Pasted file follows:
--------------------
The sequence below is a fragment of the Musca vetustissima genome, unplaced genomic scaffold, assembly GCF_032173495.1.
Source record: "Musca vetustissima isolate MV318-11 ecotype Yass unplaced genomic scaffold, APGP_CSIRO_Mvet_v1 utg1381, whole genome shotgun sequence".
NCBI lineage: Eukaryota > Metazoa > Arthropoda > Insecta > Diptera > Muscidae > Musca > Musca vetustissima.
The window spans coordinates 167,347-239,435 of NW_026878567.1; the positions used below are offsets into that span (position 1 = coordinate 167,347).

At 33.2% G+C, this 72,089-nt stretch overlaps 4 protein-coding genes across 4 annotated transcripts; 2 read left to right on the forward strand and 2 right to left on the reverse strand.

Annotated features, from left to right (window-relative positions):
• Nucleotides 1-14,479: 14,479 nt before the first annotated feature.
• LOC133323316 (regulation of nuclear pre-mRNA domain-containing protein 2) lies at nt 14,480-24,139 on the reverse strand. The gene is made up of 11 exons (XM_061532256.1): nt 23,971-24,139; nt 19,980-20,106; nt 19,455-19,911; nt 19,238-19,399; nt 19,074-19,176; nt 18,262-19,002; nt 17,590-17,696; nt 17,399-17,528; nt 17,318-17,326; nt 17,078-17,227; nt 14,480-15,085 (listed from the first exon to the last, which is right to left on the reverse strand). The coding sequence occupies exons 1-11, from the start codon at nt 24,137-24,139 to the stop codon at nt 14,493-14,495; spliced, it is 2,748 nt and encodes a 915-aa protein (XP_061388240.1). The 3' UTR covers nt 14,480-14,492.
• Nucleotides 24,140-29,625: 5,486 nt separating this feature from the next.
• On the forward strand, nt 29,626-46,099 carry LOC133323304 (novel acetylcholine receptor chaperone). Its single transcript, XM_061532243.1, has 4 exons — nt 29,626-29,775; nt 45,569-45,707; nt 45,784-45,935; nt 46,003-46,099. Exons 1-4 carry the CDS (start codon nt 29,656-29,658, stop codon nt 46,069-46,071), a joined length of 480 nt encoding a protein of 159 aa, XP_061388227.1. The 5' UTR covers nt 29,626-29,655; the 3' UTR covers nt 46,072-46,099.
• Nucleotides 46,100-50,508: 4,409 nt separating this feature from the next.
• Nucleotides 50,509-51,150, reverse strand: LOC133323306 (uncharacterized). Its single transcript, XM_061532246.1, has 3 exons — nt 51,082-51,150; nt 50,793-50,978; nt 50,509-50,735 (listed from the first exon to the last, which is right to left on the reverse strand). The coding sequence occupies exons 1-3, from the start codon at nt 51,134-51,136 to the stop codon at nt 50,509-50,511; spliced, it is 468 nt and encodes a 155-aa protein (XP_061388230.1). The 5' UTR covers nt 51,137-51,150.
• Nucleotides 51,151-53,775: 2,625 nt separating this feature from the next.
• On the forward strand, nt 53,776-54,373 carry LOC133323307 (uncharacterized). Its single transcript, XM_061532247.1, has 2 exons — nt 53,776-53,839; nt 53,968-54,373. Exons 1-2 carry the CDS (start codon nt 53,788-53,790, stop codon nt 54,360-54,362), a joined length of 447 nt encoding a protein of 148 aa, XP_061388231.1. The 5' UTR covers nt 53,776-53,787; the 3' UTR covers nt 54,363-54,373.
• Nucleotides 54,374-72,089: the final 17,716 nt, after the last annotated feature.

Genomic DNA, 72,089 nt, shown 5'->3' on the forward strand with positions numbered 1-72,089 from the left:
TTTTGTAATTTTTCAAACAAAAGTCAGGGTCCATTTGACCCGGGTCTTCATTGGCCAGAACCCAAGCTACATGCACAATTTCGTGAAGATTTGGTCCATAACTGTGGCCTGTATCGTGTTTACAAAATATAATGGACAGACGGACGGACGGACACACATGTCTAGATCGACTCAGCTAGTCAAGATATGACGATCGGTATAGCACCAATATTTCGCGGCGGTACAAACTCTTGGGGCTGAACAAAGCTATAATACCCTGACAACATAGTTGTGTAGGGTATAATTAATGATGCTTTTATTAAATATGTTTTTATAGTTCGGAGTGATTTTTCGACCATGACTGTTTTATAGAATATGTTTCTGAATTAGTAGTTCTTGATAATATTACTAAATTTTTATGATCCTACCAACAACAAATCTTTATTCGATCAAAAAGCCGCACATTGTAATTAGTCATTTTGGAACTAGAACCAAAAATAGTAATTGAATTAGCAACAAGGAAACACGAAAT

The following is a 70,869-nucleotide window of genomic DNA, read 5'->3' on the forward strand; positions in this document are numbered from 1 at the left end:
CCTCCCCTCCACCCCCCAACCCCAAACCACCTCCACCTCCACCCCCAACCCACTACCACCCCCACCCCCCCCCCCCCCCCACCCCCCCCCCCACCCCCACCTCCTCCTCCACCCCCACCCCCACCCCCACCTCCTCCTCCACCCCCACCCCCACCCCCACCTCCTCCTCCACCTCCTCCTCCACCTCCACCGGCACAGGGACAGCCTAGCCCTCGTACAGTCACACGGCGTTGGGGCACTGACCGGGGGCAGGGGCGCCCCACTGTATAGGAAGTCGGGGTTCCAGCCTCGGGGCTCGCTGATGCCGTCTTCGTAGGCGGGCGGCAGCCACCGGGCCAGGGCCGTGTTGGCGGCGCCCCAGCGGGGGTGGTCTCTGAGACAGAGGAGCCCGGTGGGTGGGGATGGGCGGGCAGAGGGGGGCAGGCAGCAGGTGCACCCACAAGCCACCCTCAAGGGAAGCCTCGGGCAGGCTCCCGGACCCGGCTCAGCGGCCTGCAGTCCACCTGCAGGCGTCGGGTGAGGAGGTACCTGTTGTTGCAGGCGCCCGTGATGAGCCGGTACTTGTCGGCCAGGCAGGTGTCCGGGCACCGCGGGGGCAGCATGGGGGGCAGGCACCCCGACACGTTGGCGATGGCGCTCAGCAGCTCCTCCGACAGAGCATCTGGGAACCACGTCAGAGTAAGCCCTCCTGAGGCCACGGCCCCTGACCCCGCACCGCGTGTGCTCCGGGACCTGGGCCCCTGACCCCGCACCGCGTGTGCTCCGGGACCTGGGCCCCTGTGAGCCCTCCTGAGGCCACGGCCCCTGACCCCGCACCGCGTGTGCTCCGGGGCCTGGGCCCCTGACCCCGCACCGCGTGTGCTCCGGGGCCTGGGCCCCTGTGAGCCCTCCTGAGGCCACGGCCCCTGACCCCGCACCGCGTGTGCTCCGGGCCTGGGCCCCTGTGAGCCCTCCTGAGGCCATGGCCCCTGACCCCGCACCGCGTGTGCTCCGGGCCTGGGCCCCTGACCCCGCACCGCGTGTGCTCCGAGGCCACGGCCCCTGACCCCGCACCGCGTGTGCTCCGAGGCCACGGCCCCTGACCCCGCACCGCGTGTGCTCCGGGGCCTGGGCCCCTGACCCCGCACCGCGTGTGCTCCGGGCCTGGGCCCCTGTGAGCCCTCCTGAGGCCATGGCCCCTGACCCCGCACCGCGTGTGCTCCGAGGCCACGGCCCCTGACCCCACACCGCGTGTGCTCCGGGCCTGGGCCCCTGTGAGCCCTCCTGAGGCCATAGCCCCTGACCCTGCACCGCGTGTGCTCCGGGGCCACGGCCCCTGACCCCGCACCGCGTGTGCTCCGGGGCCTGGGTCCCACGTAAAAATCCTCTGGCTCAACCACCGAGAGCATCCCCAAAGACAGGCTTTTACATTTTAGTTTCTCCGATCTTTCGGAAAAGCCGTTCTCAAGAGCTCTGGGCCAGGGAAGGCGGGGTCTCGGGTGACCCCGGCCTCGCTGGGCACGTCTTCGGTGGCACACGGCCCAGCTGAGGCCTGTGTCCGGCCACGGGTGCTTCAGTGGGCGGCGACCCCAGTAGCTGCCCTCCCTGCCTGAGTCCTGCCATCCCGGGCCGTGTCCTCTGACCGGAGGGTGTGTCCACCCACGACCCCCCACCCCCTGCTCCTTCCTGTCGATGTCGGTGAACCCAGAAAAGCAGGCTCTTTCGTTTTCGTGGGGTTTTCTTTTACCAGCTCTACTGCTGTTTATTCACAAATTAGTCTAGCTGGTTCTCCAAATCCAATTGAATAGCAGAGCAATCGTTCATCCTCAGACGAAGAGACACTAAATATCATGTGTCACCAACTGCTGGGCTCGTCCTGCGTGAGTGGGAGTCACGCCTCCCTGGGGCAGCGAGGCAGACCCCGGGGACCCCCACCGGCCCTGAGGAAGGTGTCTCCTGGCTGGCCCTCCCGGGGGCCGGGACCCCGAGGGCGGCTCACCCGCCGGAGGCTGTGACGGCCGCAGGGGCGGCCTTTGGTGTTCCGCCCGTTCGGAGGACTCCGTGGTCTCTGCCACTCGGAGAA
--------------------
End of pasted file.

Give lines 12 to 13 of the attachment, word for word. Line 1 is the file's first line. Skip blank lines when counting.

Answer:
• Nucleotides 50,509-51,150, reverse strand: LOC133323306 (uncharacterized). Its single transcript, XM_061532246.1, has 3 exons — nt 51,082-51,150; nt 50,793-50,978; nt 50,509-50,735 (listed from the first exon to the last, which is right to left on the reverse strand). The coding sequence occupies exons 1-3, from the start codon at nt 51,134-51,136 to the stop codon at nt 50,509-50,511; spliced, it is 468 nt and encodes a 155-aa protein (XP_061388230.1). The 5' UTR covers nt 51,137-51,150.
• Nucleotides 51,151-53,775: 2,625 nt separating this feature from the next.